וכי תימא מתניתין דלית בהו ארבעה על ארבעה והאמר רב יהודה אמר רבי חייא זרק למעלה מעשרה טפחים והלכה ונחה בחור כל שהוא באנו למחלוקת רבי מאיר ורבנן דרבי מאיר סבר חוקקין להשלים ורבנן סברי אין חוקקין להשלים אלא לאו שמע מינה בכותל דלית ביה חור שמע מינה:
And if you say that the mishna is referring to a case where holes do not have an area of at least four by four handbreadths, which is common for holes in the wall, and therefore the holes have exempt domain status, didn’t Rav Yehuda say that Rabbi Ḥiyya said: One who threw an object above ten handbreadths and the object went and came to rest in a hole of any size, we have arrived in this matter at the dispute between Rabbi Meir and the Rabbis? The decision whether or not there is a prohibition here depends on an analysis of that dispute. Rabbi Meir holds that in all cases where a certain minimum area is required for a specific halakha to take effect and the existing area is smaller, if, theoretically, circumstances would allow to carve out and create an area of the requisite size, one considers it as if he carves out the space to complete it, i.e., the space has the legal status as if it was actually enlarged. And the Rabbis hold that one does not carve out the space to complete it. Rather, the legal status of the area corresponds to its actual size. Consequently, according to Rabbi Meir, if an object landed in a small hole, one considers the area as if it were carved out to complete the hole to four by four handbreadths, and its legal status is like that of a private domain in every sense. Rather, can we not conclude from the mishna that maintains that one who throws an object onto a wall above ten handbreadths it is as if he threw it in the air, that it is referring to a wall that has no hole in it, and the possibility of carving out the space was never raised? The Gemara concludes: Indeed, conclude from it.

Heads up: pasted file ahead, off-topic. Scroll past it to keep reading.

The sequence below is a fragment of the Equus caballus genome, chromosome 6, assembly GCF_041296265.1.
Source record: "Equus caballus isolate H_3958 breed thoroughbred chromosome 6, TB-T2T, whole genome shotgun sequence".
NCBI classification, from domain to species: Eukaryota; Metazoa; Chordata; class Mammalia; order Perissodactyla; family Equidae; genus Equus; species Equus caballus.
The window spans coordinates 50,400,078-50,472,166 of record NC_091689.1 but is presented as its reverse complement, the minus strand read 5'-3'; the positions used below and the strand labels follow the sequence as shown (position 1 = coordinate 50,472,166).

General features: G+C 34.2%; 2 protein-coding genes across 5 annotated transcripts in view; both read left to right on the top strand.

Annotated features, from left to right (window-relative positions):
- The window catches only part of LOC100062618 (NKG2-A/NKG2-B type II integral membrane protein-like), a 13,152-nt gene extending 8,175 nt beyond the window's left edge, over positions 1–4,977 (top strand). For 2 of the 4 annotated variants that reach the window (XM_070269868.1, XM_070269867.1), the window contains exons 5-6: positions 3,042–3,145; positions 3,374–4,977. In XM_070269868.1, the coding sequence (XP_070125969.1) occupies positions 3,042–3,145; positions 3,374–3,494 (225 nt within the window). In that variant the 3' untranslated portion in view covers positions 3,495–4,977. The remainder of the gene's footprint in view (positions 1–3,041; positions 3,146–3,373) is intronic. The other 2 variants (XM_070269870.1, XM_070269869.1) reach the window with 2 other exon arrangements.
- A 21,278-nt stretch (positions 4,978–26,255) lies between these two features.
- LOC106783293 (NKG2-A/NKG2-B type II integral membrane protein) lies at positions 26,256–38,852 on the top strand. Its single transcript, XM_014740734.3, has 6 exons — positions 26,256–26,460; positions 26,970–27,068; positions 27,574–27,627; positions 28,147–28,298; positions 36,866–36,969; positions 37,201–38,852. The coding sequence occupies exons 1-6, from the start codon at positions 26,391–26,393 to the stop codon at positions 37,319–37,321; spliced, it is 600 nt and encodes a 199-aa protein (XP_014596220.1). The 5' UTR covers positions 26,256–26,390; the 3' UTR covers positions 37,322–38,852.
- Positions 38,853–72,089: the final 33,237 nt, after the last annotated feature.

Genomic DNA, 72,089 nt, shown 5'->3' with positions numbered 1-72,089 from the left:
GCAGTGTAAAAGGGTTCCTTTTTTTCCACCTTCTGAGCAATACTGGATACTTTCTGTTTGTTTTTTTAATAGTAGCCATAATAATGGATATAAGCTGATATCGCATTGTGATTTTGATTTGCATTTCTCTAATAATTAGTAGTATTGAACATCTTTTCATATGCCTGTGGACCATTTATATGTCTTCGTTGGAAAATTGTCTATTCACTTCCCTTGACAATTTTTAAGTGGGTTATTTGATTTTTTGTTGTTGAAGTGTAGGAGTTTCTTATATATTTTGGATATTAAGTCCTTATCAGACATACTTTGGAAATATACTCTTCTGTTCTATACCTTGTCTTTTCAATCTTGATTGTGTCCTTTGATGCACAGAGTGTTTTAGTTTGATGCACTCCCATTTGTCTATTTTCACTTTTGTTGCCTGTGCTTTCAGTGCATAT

גופא אמר רב חסדא נעץ קנה ברשות היחיד וזרק ונח על גביו אפילו גבוה מאה אמה חייב מפני שרשות היחיד עולה עד לרקיע לימא רב חסדא דאמר כרבי דתניא זרק ונח על גבי זיז כל שהוא רבי מחייב וחכמים פוטרים (אלמא לא בעינן מקום ארבעה על ארבעה)
The Gemara again returns to the matter that was mentioned above in passing itself [gufa]. Rav Ḥisda said: One who stuck a stick in the ground of the private domain, and an object that he himself threw from the public domain rested atop it, even if that stick was a hundred cubits high, he is liable. The reason for this is because the private domain rises up to the sky. The Gemara suggests: Let us say that when Rav Ḥisda said his statement, it was in accordance with the opinion of Rabbi Yehuda HaNasi. The tanna’im disagreed with regard to a similar issue, as it was taught in a baraita: One who threw an object on Shabbat in the public domain, and the object rested on a projection of any size, Rabbi Yehuda HaNasi deems him liable and the Rabbis deem him exempt. Consequently, only according to Rabbi Yehuda HaNasi is there no need for the object to come to rest on an area of a specific size, and therefore the statement of Rav Ḥisda with regard to the stick can only be in accordance with Rabbi Yehuda HaNasi’s opinion.